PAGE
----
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AIX Version 4.3 System Management Guide: Operating System and Devices

Fixing Disk Overflows

A disk overflow occurs when too many files fill up the allotted space. This can be caused by a runaway process that creates many unnecessary files. You can use the following procedures to correct the problem:


You must have root user authority to remove processes other than your own.

Identifying Problem Processes

  1. To check the process status and identify processes that may be causing the problem, enter:
    ps -ef | pg 
    The ps command shows the process status. The -e flag writes information about all processes (except kernel processes), and the -f flag generates a full listing of processes including what the command name and parameters were when the process was created. The pg command limits output to a single page, so you are not confronted with reams of information scrolling quickly off the screen.

    Check for system or user processes that are using excessive amounts of a system resource, such as CPU time. System processes such as sendmail, routed, and lpd seem to be the system processes most prone to becoming runaways.

  2. To check for user processes that use more CPU than expected, enter:
    ps -u

Terminating the Process

  1. To suspend or terminate the process causing the problem, enter:
    kill -9 1182
    In this example, the kill command terminates the execution of the process numbered 1182 .

  2. Remove the files the process has been making. For example:
    rm file1 file2 file3

Reclaiming File Space without Terminating the Process

When an active file is removed from the file system, the blocks allocated to the file remain allocated until the last open reference is removed, either as a result of the process closing the file or due to the termination of the processes that have the file open. If a runaway process is writing to a file and the file is removed, the blocks allocated to the file are not freed until the process terminates.

To reclaim the blocks allocated to the active file without terminating the process, redirect the output of another command to the file. The data redirection truncates the file and reclaims the blocks of memory. For example:

$ ls -l
total 1248
-rwxrwxr-x      1 web   staff   1274770 Jul 20 11:19 datafile
$ date > datafile
$ ls -l
total 4
-rwxrwxr-x      1 web   staff        29 Jul 20 11:20 datafile

The output of the date command replaced the previous contents of the datafile file. The blocks reported for the truncated file reflect the size difference from 1248 to 4 . If the runaway process continues to append information to this newly truncated file, the next ls command produces the following results:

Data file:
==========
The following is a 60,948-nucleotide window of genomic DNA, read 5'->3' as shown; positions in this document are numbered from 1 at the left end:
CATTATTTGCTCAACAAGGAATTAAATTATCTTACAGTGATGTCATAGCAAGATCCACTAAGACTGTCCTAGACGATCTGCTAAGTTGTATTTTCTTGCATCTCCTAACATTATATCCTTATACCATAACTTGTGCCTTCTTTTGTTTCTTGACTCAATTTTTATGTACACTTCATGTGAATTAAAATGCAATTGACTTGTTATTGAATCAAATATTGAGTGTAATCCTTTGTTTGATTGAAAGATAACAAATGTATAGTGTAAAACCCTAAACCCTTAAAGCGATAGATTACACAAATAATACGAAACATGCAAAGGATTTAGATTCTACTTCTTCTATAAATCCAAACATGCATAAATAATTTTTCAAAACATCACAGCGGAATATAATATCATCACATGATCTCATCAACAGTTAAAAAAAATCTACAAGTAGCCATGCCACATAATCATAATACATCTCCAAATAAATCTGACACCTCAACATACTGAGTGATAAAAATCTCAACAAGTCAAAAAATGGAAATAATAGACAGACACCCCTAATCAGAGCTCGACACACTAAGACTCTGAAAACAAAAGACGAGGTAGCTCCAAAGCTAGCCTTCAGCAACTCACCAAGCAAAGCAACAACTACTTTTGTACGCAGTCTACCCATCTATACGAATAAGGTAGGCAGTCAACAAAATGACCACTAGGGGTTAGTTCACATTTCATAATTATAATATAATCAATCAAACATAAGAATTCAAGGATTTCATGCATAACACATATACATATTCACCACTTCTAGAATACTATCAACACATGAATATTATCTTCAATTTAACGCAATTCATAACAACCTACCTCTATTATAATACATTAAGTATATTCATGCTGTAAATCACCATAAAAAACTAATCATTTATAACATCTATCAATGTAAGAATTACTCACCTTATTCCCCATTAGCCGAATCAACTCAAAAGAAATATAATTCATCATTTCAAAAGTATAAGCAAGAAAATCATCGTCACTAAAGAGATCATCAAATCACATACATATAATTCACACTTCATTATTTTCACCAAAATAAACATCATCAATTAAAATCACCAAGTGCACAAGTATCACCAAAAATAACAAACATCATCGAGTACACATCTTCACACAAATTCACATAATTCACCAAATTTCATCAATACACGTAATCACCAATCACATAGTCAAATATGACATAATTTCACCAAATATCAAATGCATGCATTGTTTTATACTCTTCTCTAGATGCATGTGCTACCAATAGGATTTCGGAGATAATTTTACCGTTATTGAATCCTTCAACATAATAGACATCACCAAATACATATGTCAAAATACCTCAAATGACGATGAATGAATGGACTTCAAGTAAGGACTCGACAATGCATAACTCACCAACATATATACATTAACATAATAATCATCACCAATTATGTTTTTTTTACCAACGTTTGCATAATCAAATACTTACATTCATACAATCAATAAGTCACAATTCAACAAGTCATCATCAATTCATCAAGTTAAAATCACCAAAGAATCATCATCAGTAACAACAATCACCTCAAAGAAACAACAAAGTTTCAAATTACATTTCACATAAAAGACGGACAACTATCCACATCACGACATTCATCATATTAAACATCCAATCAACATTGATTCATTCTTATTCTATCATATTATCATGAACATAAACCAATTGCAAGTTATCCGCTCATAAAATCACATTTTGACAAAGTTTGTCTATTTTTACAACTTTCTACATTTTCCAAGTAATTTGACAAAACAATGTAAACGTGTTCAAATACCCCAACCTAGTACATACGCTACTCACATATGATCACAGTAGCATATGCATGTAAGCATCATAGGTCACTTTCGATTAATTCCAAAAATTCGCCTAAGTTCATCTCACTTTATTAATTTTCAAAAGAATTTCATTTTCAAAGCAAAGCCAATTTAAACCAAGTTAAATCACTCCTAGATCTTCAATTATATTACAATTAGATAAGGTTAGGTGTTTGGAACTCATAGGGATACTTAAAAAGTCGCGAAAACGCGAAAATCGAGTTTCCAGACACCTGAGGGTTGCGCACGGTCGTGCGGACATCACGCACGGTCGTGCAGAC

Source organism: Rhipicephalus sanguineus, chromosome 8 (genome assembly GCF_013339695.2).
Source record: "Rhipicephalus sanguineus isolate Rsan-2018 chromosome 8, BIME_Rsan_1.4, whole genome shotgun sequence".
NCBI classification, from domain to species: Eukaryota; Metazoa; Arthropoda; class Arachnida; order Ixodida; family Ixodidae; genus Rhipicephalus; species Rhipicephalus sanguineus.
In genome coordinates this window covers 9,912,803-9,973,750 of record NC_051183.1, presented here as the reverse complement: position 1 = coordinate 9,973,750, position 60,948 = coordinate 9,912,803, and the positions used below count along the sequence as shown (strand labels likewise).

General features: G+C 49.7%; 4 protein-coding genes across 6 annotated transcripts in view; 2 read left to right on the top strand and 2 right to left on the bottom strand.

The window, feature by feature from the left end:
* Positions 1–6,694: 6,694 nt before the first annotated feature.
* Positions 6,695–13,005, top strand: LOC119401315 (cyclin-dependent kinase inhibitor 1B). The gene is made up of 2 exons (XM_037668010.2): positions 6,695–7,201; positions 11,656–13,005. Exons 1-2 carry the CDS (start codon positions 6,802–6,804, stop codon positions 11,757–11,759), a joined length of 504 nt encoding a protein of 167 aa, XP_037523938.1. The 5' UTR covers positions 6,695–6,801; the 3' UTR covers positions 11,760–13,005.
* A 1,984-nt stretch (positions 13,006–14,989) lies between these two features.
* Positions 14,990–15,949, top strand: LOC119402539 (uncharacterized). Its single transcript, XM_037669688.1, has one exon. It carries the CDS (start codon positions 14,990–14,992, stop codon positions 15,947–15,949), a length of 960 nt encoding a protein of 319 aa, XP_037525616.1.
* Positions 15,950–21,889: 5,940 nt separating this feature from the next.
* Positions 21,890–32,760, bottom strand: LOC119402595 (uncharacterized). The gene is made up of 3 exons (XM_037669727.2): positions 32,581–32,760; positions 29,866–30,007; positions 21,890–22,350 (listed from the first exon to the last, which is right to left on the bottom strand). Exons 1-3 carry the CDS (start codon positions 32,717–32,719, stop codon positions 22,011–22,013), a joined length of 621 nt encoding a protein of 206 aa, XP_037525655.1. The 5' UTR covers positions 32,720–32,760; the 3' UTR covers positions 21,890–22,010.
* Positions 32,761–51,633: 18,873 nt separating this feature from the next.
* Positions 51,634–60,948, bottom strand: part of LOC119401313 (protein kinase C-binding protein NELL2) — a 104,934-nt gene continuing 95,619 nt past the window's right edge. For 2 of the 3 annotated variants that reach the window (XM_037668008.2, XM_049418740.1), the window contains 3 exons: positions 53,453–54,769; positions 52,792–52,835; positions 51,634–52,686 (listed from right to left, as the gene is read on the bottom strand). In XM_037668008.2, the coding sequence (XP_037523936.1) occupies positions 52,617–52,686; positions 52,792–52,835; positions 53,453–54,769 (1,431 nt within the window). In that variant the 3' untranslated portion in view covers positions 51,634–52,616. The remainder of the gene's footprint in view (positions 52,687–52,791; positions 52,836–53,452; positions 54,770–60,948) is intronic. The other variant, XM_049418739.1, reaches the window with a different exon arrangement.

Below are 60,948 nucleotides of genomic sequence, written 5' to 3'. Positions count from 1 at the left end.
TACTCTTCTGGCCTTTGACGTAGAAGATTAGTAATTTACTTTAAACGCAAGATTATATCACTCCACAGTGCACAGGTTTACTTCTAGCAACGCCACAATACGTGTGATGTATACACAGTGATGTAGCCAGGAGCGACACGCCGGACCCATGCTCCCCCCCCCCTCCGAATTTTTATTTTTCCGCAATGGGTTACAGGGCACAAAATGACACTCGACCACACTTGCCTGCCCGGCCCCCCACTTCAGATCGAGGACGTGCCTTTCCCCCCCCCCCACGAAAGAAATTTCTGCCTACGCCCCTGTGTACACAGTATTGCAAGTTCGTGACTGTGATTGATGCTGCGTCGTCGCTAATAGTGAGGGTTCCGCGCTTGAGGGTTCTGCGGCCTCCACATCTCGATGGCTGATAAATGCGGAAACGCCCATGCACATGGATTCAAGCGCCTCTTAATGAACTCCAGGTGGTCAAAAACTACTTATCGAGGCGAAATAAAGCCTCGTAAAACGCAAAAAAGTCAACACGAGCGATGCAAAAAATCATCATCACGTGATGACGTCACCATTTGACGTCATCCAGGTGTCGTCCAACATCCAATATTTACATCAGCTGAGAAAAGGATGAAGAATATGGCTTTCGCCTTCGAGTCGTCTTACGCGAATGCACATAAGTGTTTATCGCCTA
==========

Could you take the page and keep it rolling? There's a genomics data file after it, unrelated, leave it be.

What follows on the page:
$ ls -l
total 8
-rxrwxr-x       1 web   staff   1278866 Jul 20 11:21 datefile

The size of the datafile file reflects the append done by the runaway process, but the number of blocks allocated is small. The datafile file now has a hole in it. File holes are regions of the file that do not have disk blocks allocated to them.

Fixing a /usr Overflow

Use this procedure to fix an overflowing file system in the /usr directory.

  1. Remove printer log files. For example:
    rm -f /usr/adm/lp-log
    rm -f /usr/adm/lw-log
  2. Remove uucp log files. For example:
    rm -f /usr/spool/uucp/LOGFILE
    rm -f /usr/spool/uucp/SYSLOG
    rm -f /usr/spool/uucp/ERRLOG
  3. Remove unnecessary files in /tmp and /usr/tmp. It is a good practice to do this weekly. For example:
    find /tmp -type f -atime +7 -exec rm -f {} \; 
    find /usr/tmp -type f -atime +7 -exec rm -f {} \;
  4. Delete lines in /var/adm/wtmp if you don't need the files for accounting. Since /var/adm/wtmp contains records of date changes that include old and new dates, you can delete the old records. However, since wtmp is a binary file, you must first convert it to ASCII. To edit /var/adm/wtmp:

    1. Convert the wtmp file from a binary file to an ASCII file called wtmp.new:
      /usr/sbin/acct/fwtmp < /var/adm/wtmp > 
    2. Edit the wtmp.new file to shorten it:
      vi wtmp.new
    3. Convert the wtmp.new file from ASCII back to the wtmp binary format:
      /usr/sbin/acct/fwtmp -ic < wtmp.new > 

Fixing a User File System Overflow

Use this procedure to fix an overflowing user file system.

  1. Remove old backup files and core files. The following example removes all *.bak, .*.bak, a.out, core, *, or ed.hup files.
    find / \( -name "*.bak" -o -name core -o -name a.out 
    -o \ 
            -name "...*" -o -name ".*.bak" -o -name ed.hup \) \
            -atime +1 -mtime +1 -type f -print | xargs -e rm -f
  2. To prevent files from regularly overflowing the disk, run the skulker command as part of the cron process and remove files that are unnecessary or temporary.

    The skulker command purges files in /tmp directory, files older than a specified age, a.out files, core files, and ed.hup files. It is run daily as part of an accounting procedure run by the cron command during off-peak periods (assuming you have turned on accounting).

    The cron daemon runs shell commands at specified dates and times. Regularly scheduled commands such as skulker can be specified according to instructions contained in the crontab files. Submit crontab files with the crontab command. To edit a crontab file, you must have root user authority.

    For more information about how to create a cron process or edit the crontab file, refer to "Setting Up an Accounting System".

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